I’m very pleased to be joined by Pauline Lynch today. Her debut novel, Armadillos, was published by Legend Press last year. It is available at all good bookshops or you can order a copy online here. Her next novel is due for publication later this year and you can read more about that below.
Welcome to the blog Pauline, thanks for taking part. First of all, would you tell me a little about yourself?
I was born and grew up in Glasgow until I left, aged 19, to go to drama school in London. I worked as an actor for many years and came back to Scotland ten years ago. I have two sons, aged 13 and 7, and live with them, my partner, and our cat, Gita, who is the noisiest girl in the world, in Biggar, South Lanarkshire.
What inspired you to start writing?
I’ve written stories almost as long as I’ve been able to read, so to begin with it must have been for the sheer joy of it. A handy fact for me to remember on my darkest editing days!
Tell me about your journey to publication
Alongside acting, I wrote lots of monologues, scenes, drama scripts….but showed them to no one. That was my twenties, basically. Then early in my thirties I seemed to develop an aptitude for actually finishing projects, but again they were very rough, though I did begin to show my work around which seemed to make it more ‘real.’ Once I’d stuck my neck out a bit, it was easy to find workshops and classes. I exhausted every option I could find but still didn’t give myself permission to call myself a writer. I agonised over the decision to take a creative writing Masters degree, it felt like a huge decision. By that point, my youngest son was still a baby but I was driven by the need to create, and to create well, and to do that I needed to immerse myself in reading and writing. We weren’t exactly flush, and I self-funded my Masters, so I was motivated to make the best of it. Whilst there, an extract of my first novel, Armadillos, won the Sceptre Prize. That attracted my agent, Donald Winchester at Watson, Little, and together we worked on the book for several months before submitting, at which point I sat back and waited. When I received the email a few months later telling me Lauren Parsons at Legend Press wanted to publish, I was so stunned I couldn’t speak. Eventually I got myself together enough to show my partner the email and it was his jubilation that finally made it real for me.
In a nutshell, what is your latest book about?
WILDEST OF ALL looks at what happens to a family when its linchpin dies. Three generations of women are driven apart by what should unite them.
How did you come up with the title for your book?
Wildest is a complex word that can be used in positive and negative contexts. My three protagonists each have an element of wildness in them. Sissy, the youngest, could be considered to be the most obviously wild, but as the story progresses we see things aren’t always as they first appear. The title came to me very easily in this case, whereas Armadillos took months to present itself.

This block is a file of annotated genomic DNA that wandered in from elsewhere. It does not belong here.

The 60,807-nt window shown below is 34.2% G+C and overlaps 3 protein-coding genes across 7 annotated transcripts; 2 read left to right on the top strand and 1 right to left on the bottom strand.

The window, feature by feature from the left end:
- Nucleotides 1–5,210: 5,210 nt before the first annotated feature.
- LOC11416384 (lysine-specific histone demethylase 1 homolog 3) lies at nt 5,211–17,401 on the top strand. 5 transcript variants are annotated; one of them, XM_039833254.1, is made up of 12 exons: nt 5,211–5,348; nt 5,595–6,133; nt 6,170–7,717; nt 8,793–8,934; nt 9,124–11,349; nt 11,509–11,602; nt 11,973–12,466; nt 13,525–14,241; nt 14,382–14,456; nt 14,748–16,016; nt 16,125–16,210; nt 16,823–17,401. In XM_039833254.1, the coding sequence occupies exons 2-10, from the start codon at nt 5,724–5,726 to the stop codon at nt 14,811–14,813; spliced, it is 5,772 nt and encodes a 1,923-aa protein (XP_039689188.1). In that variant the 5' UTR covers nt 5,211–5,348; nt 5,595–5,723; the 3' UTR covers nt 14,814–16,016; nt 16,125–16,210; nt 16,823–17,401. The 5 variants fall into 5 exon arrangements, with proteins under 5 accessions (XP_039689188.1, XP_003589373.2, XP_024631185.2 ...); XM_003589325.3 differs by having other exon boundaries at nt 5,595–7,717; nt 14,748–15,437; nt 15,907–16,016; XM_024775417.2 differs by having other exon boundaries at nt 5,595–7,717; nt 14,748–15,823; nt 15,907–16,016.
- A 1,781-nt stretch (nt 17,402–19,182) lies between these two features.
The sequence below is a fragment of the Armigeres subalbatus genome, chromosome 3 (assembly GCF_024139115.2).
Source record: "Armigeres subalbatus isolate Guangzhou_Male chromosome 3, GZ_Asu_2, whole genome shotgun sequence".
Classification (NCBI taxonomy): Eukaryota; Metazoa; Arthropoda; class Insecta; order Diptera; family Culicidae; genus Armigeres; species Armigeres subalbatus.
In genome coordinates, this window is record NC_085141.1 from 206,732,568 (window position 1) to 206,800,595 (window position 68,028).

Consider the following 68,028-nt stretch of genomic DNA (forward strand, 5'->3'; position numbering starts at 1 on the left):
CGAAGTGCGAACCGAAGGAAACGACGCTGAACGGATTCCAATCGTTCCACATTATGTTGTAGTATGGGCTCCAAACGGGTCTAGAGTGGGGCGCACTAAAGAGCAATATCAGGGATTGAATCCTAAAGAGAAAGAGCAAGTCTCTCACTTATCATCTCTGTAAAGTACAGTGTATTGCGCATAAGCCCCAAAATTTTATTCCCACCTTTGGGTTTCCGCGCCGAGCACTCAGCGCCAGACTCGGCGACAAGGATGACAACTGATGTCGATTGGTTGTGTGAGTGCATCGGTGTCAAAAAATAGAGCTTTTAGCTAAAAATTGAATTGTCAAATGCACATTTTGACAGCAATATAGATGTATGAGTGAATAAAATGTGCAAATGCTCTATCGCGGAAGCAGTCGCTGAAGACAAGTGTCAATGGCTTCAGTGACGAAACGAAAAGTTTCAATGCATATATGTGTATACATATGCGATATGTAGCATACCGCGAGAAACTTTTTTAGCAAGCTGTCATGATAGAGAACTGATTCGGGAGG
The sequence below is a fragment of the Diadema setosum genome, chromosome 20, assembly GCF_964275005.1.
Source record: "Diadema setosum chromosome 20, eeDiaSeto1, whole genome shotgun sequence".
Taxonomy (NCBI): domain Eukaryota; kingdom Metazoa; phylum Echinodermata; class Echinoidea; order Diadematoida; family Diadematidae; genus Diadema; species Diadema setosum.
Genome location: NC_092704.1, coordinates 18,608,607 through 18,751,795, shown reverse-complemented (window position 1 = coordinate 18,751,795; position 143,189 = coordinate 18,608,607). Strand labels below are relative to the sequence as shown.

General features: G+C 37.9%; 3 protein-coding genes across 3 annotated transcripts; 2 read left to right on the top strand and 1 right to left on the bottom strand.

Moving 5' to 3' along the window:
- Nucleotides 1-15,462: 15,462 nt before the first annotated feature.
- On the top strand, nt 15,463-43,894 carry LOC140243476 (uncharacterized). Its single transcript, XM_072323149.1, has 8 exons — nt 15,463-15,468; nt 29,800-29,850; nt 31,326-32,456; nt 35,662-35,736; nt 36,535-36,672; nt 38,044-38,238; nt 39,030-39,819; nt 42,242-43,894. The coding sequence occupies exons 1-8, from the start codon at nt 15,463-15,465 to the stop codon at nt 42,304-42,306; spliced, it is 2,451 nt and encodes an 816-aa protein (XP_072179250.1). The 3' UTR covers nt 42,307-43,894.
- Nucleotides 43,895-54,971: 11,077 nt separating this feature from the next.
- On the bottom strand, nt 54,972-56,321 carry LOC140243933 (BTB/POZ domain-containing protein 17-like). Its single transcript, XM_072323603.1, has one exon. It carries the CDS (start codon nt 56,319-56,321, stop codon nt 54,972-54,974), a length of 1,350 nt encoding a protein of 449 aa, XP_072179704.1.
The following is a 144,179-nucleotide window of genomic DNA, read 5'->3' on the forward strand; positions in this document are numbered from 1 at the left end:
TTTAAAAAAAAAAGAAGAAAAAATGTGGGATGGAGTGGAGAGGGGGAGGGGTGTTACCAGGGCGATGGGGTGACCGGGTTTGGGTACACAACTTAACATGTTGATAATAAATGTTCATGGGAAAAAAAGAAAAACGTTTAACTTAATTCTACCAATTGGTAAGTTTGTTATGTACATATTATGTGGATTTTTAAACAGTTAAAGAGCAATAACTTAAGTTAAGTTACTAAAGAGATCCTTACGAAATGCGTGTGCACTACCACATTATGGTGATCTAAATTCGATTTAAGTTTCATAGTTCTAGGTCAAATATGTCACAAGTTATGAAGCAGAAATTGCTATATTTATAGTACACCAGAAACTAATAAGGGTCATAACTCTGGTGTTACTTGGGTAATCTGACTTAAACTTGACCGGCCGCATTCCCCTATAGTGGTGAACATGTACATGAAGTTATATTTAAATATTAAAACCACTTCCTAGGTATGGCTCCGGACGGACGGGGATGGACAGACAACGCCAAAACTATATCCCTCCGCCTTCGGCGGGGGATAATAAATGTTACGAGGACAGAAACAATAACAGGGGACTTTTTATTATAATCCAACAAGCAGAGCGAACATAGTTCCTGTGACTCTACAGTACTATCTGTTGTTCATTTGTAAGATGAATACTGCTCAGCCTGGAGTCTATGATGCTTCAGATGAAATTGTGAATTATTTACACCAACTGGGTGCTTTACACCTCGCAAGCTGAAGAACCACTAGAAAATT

How do you celebrate publication day?
With Armadillos, I happened to be in London on publication day so I had a lovely lunch with my agent and publisher, having been interviewed by none other than Jenny Murray (who spotted the fear in me and was warm and lovely and put me at ease) on Woman’s Hour that morning. It was quite the giddy affair though the planning of it was somewhat beyond my control. If I hadn’t been busy I expect I would have been hiding beneath my duvet in abject terror. It’s highly possible that’s how I’ll spend my next publication day – 1st September.
Do you have a work in progress just now?
I’m in the final throes of editing WILDEST OF ALL but an idea for my next book has happily implanted itself and is gestating away already. It’s such a relief to feel that thrill, to know there will be a next one.
What’s your favourite book you’ve read in the past few months? Or favourite three if you really can’t choose!
My reading has been really patchy of late as I’ve been bringing Wildest together. Let’s go with The Goldfinch by Donna Tart. Not only does she compose brilliantly constructed sentences, but she unfurls her characters and story to epic levels. No wonder there’s such long gaps between her books.
What are you reading just now?
I’ve just started Maggie O’Farrell’s This Must Be The Place – I’ve been asked by my local bookshop, Atkinson-Pryce of Biggar, to interview her when she comes to our little town on her book tour in June. I love all of Maggie’s books and I’m so looking forward to meeting her.
[Oh how fabulous! I’ve heard her speak a few times at book festivals and she’s fascinating]
If you were on Desert Island Discs, what one book would you take with you?
Wah! This is an evil question. I might say Jeanette Winterson’s The Powerbook. It’s such a multi-layered piece of writing, and so imaginative and transportive, I find something new in it every time I dip in.
Is there a book you’d like to see made into a film? Who would be in your dream cast?
Armadillos. Me. (well, you did ask!)
How can people follow you or connect with you on social media?
I love to connect with new people on Twitter. Find me @lynchpinpauline
And finally, if you could be a character in any book you have read, who would it be and why?
Are you kidding? Have you seen what authors do to their characters??? I’m perfectly happy on the outside of the cover, thank you!